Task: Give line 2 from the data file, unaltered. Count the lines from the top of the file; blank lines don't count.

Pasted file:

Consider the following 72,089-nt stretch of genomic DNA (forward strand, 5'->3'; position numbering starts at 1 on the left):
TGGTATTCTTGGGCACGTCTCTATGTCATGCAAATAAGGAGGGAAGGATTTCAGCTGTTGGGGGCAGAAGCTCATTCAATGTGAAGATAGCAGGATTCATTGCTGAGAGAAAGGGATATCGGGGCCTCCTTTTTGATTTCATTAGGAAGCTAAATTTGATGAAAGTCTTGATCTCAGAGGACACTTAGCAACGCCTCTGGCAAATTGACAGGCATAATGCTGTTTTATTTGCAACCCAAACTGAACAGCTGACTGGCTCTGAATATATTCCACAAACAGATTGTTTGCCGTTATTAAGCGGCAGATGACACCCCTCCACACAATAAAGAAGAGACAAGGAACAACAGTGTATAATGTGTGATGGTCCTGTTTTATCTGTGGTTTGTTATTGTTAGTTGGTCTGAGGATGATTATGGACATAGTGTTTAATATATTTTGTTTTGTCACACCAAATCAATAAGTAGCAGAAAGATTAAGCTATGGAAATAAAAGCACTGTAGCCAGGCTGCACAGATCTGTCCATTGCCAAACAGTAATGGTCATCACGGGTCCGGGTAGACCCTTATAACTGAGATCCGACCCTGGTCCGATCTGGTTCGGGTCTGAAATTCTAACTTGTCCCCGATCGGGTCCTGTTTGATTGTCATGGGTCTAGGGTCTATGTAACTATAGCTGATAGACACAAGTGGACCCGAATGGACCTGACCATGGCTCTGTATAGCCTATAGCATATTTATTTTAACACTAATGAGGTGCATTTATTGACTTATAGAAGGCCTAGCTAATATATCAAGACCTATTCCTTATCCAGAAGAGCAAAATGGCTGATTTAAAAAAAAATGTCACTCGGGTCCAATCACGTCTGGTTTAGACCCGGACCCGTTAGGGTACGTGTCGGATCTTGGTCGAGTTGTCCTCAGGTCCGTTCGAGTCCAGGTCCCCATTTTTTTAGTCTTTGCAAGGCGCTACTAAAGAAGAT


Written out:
TGGTATTCTTGGGCACGTCTCTATGTCATGCAAATAAGGAGGGAAGGATTTCAGCTGTTGGGGGCAGAAGCTCATTCAATGTGAAGATAGCAGGATTCATTGCTGAGAGAAAGGGATATCGGGGCCTCCTTTTTGATTTCATTAGGAAGCTAAATTTGATGAAAGTCTTGATCTCAGAGGACACTTAGCAACGCCTCTGGCAAATTGACAGGCATAATGCTGTTTTATTTGCAACCCAAACTGAACAGCTGACTGGCTCTGAATATATTCCACAAACAGATTGTTTGCCGTTATTAAGCGGCAGATGACACCCCTCCACACAATAAAGAAGAGACAAGGAACAACAGTGTATAATGTGTGATGGTCCTGTTTTATCTGTGGTTTGTTATTGTTAGTTGGTCTGAGGATGATTATGGACATAGTGTTTAATATATTTTGTTTTGTCACACCAAATCAATAAGTAGCAGAAAGATTAAGCTATGGAAATAAAAGCACTGTAGCCAGGCTGCACAGATCTGTCCATTGCCAAACAGTAATGGTCATCACGGGTCCGGGTAGACCCTTATAACTGAGATCCGACCCTGGTCCGATCTGGTTCGGGTCTGAAATTCTAACTTGTCCCCGATCGGGTCCTGTTTGATTGTCATGGGTCTAGGGTCTATGTAACTATAGCTGATAGACACAAGTGGACCCGAATGGACCTGACCATGGCTCTGTATAGCCTATAGCATATTTATTTTAACACTAATGAGGTGCATTTATTGACTTATAGAAGGCCTAGCTAATATATCAAGACCTATTCCTTATCCAGAAGAGCAAAATGGCTGATTTAAAAAAAAATGTCACTCGGGTCCAATCACGTCTGGTTTAGACCCGGACCCGTTAGGGTACGTGTCGGATCTTGGTCGAGTTGTCCTCAGGTCCGTTCGAGTCCAGGTCCCCATTTTTTTAGTCTTTGCAAGGCGCTACTAAAGAAGAT